Everybody is back which is often a catch-22 for an underachieving group. It should be viewed as a good thing this time because the program returns its starting quarterback and offensive coordinator for the first time since 2008. Of course that coordinator incidentally enough was John McNulty during his first stint on the banks. Rutgers finally has a diverse set of wide receivers for the first time in half a decade, so establishing different sub packages may allow them to find a niche. If a player can succeed in his job, expanding that role might make sense. Now that McNulty has a year with the same personnel, hopefully he can maximize their contributions like he did the first time around.
After Eddie leapfrogged him for the starting role, Hunter Hayek’s role was limited in 2018 as the number of offensive snaps was light so the bottom half of the two deep did not get enough opportunities to spell the starters. It would be good to see both he and twin brother Tyler (deep threat) get situational playing time. The contingent of big freshmen have a year under their belts and all three are good all-around athletes who can be used as flexed tight ends at minimum; Zihir Lacewell, Jalen Jordan, and Daevon Robinson.
Monterio Hunt is not a burner on the outside, but flashed reliable hands as a JUCO. That is not going to set the world on fire, but as a spring enrollee maybe he can be a possession receiver out of certain formations where he is shielded from press coverage. Isaiah Washington could compete as a true freshman as well. He along with Stanley King could be huge X-factors, but fans should not get down on them if it takes time to start making plays. Both have the ability to go up and get the ball or shield defenders from back shoulder throws, but that takes trust from the quarterback which may not build fast enough in only summer training camp. There is an outside shot King is the second coming of Kenny Britt, running away from people by late in his true freshman year.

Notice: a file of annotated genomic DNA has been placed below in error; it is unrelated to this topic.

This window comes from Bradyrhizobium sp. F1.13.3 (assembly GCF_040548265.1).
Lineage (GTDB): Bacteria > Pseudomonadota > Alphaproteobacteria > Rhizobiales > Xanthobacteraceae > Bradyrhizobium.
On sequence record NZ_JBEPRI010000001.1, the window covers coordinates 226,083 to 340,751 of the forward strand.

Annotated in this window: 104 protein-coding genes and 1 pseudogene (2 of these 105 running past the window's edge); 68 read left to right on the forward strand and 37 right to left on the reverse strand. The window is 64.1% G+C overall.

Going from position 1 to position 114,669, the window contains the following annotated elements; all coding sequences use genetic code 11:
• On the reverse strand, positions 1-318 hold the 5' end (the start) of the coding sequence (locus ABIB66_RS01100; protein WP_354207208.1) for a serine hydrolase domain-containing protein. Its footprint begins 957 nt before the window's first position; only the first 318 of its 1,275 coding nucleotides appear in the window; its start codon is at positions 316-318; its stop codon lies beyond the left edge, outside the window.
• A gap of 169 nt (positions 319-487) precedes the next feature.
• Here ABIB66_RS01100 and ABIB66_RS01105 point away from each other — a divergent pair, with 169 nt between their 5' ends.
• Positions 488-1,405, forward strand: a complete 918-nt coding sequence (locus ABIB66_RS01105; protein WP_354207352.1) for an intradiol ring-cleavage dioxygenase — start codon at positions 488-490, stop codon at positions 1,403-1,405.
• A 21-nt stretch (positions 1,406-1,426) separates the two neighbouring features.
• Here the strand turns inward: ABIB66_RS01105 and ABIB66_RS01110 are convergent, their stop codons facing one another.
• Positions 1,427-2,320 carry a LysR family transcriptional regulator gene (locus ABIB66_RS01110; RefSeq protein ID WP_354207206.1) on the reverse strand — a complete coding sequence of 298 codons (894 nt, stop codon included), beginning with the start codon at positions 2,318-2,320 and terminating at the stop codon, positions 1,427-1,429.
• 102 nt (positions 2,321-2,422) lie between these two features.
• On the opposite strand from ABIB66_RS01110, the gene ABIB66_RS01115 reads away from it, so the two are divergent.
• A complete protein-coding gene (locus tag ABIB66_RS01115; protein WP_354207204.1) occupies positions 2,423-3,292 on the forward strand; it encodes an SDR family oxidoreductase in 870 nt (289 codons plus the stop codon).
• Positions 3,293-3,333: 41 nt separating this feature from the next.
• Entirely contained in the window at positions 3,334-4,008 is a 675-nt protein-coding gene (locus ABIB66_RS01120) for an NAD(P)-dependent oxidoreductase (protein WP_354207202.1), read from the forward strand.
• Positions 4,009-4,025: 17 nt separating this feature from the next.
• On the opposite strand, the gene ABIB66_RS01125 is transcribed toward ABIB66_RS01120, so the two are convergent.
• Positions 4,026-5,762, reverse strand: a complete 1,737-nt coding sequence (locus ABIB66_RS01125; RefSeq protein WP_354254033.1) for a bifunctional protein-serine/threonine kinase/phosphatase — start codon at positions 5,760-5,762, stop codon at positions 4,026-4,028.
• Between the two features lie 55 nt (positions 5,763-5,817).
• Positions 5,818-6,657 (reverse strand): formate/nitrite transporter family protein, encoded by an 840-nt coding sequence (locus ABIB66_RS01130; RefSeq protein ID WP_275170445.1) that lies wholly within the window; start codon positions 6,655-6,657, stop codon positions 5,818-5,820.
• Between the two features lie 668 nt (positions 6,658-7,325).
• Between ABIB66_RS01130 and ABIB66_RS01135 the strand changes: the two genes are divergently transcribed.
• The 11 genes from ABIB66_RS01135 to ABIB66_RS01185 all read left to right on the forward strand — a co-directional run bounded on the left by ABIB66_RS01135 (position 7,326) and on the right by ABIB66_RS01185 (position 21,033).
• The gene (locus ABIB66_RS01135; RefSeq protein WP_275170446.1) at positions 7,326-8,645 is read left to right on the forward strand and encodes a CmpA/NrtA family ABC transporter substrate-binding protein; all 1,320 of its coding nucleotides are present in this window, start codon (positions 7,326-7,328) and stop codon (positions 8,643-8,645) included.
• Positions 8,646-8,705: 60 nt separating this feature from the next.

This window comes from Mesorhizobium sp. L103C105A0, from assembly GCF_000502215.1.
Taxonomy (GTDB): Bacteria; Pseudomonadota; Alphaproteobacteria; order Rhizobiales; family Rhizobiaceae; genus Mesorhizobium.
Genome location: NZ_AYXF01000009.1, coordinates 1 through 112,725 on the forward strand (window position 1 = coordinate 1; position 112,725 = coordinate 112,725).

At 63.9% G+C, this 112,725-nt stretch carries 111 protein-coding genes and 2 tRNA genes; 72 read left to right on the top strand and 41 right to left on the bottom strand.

Way too early predictions
Melton, Shameen Jones, and Eddie Lewis remain the starters, but Raheem Blackshear gets some run as a motion wideout AND one of the tall guys is deployed as a receiver who could occasionally move to an H-back. Melton makes more strides as the chemistry with the QB improves while Jones and Lewis drop less passes which improve their stats. If Eddie Lewis does not improve his consistency, Hunter Hayek will be quickly inserted. Establishing the threat of jet sweeps is crucial, especially with Pacheco as a primary ball carrier in the middle.
As the season progresses, someone emerges as a deep ball threat, finally. The best guess would be Tyler Hayek or Stanley King because they probably have the best speed to run away from people down the field. One thing Sitkowski needs to understand is that pick sixes on short throws are unforgivable, but a bomb that gets tipped could be as good as most punts (although Adam Korsak might have something to say about that).
Of the remaining contingent, Daevon Robinson should be the best option to defeat good coverage, but I’ll say Lacewell is my pick to emerge. If either player is buried on the depth chart, the staff should quickly move them over to the defensive side of the field. Since that hasn’t happened yet, I think one of the will become the rugged receiver complement to Pacheco.
Previously covered groups
The "Birthplace Region" is headlined by William J. Leggett, the first team captain in @RFootball history. He helped shape the rules of the first ever college football game while leading Rutgers to a 6-4 win over Princeton!#TheBirthplace ⚔️ @RWJBarnabas ⚔️ #GoRU pic.twitter.com/mKxEWO4pJ0— Rutgers Scarlet Knights (@RUAthletics) March 25, 2019